Sarker Is Runner-Up for Springer Nature Best Paper Award
Mechanical engineering post-doctoral researcher Dr. Sunandita Sarker, won the Springer Nature Best Paper Award Runner Up at this year’s Solid-State Sensors, Actuators and Microsystems Workshop (Hilton Head Workshop 2022). The paper, “A Hybrid 3D Micro-Nanoprinting Approach for Biomedical Microinjection Needle Arrays,” explored a new strategy for additively manufacturing microneedle arrays and—in collaboration with researchers and neurosurgeons at the University of Maryland School of Medicine (UMSOM)—demonstrated the use of these 3D-printed needle arrays to perform microinjections into a mouse’s brain.
The biannual Hilton Head Workshop is considered by many to be one of the premiere venues for the microsystems community, with acceptance rates of approximately 10% for oral presentations. Among the nearly 200 submissions from researchers around the world, ten papers were nominated by the Technical Program Committee as finalists, with only three ultimately selected for awards (one winner and two runners up). For her award, Sarker received a certificate and a cash prize of $500 USD.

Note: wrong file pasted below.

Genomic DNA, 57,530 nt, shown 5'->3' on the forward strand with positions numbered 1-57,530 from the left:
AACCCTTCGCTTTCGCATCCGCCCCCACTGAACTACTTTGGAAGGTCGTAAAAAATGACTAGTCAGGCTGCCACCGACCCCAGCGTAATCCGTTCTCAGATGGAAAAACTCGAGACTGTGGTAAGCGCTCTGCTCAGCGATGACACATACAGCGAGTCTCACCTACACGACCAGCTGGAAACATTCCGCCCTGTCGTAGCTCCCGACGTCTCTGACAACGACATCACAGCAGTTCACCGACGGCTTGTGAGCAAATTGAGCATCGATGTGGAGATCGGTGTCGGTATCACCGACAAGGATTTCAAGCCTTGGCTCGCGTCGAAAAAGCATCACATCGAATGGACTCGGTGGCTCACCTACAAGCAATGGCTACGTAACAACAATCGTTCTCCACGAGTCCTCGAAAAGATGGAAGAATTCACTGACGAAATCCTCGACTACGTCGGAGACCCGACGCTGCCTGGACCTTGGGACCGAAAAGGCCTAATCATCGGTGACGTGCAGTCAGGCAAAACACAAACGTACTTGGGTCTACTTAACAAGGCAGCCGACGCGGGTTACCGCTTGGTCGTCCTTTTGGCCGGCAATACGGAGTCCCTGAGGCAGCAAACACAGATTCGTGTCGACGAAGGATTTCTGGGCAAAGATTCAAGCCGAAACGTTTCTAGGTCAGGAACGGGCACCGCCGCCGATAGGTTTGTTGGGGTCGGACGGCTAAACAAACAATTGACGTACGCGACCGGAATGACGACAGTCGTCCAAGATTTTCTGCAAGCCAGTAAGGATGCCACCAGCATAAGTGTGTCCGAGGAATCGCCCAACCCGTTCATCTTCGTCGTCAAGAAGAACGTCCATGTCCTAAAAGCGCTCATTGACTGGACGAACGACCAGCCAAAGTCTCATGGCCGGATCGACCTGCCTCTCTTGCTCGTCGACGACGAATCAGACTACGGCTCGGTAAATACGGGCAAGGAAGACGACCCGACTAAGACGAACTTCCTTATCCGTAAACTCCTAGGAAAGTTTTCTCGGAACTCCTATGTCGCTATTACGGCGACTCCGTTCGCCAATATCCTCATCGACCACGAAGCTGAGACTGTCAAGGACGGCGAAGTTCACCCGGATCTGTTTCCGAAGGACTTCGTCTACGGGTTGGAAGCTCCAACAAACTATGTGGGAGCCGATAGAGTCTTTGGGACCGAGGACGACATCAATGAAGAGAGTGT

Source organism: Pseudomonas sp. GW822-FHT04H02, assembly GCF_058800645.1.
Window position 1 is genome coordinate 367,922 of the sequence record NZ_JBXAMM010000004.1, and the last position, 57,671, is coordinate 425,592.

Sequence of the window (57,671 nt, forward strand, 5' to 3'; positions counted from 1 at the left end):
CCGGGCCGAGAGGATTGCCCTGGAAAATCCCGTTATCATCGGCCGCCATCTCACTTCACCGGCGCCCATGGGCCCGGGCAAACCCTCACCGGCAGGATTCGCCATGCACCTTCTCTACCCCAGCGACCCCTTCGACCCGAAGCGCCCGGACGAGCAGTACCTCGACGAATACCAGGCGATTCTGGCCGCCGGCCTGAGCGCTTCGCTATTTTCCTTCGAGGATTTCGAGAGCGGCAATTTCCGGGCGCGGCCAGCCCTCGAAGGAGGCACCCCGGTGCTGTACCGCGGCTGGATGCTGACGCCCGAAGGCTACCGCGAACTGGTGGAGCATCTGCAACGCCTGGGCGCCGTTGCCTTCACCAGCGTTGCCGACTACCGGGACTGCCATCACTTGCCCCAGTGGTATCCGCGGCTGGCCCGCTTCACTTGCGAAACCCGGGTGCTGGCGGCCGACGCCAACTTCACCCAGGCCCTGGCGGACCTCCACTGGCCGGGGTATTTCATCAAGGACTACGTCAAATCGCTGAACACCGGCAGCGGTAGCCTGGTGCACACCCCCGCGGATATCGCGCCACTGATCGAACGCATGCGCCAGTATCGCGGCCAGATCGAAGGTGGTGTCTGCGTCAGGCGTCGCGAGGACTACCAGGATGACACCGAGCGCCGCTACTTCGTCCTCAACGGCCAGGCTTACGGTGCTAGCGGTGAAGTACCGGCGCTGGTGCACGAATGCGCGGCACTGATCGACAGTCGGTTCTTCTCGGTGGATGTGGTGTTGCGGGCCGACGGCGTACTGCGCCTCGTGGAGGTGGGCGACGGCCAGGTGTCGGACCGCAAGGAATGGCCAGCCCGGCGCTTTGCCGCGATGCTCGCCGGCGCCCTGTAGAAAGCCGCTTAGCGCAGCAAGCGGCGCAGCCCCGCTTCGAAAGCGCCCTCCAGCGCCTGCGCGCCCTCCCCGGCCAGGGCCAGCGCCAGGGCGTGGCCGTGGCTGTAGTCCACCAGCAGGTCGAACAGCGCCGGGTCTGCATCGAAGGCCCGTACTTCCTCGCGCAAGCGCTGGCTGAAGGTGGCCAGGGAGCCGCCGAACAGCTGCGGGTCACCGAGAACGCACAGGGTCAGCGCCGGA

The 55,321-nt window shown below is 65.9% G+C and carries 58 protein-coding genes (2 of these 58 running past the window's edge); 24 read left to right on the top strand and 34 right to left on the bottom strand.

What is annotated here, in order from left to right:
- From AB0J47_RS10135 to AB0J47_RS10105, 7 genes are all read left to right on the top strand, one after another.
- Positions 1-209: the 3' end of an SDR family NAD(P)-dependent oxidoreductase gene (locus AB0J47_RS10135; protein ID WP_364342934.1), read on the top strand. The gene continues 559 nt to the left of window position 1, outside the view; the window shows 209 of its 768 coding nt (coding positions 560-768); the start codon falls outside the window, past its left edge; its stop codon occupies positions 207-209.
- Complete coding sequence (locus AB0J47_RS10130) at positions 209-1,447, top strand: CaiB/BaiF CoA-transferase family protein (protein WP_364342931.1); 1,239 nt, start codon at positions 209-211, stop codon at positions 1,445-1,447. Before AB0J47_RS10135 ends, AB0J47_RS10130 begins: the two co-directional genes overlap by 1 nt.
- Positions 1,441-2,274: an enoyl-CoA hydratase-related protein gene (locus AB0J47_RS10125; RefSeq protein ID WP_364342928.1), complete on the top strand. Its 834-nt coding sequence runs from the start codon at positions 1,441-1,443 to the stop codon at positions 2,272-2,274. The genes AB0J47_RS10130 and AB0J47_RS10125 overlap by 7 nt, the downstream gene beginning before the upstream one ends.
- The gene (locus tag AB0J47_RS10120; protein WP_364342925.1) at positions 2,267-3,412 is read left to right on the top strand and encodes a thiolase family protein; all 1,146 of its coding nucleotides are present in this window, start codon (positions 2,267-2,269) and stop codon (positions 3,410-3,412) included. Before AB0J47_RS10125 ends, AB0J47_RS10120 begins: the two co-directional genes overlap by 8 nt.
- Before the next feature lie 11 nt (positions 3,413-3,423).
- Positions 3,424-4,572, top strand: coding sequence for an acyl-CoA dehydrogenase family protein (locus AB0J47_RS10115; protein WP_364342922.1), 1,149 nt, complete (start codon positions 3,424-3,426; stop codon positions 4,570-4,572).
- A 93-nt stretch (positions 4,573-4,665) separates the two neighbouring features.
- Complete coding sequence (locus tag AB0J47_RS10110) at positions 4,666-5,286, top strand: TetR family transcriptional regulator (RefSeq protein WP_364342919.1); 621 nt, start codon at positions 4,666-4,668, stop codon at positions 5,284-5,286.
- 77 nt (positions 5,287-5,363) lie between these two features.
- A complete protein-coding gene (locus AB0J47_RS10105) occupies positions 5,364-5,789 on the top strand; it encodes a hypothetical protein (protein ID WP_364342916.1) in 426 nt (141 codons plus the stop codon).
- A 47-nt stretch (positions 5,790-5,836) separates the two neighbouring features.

In Sarker's oral presentation, the UMD-UMSOM team demonstrated the use of their 3D micro-nanoprinting strategy to build microneedle arrays and perform microinjections with a mouse brain.
Sarker’s work represents a multi-disciplinary effort between Assistant Professor Ryan Sochol’s Bioinspired Advanced Manufacturing (BAM) Laboratory, with mechanical engineering Ph.D. students Adira Colton, Ziteng Wen, and Xin Xu, and researchers and neurosurgeons at UMSOM, including Prof. Yajie Liang, Prof. Piotr Walczak, and Prof. Miroslaw Janowski.
The key motivation for the project arose from discussions with the UMSOM researchers about challenges in treating neurodegenerative diseases like Alzheimer’s Disease, Parkinson’s Disease, and Amyotrophic Lateral Sclerosis (ALS) using stem cell therapy. “Dr. Liang proposed this idea of extending our 3D nanoprinting approaches to create new classes of microneedle arrays with special designs to inject stem cells into the brain to treat these debilitating diseases,” said Sochol, “but no one had ever manufactured microinjection needle arrays at sizes like that before.”
After success printing the microneedle arrays at UMD, Sarker brought them to UMSOM to initially evaluate microinjections of blue-dyed water into a mouse’s brain. With their promising preliminary results, the team plans to begin testing their hybrid 3D micro-nanoprinting-enabled microneedle arrays for microinjections with living stem cells, which will provide a foundation for the use of their technology to support stem cell therapies not only for neurodegenerative diseases, but for a wide range of ailments including spinal cord injuries, type-I diabetes, heart disease, and cancer.
Published June 16, 2022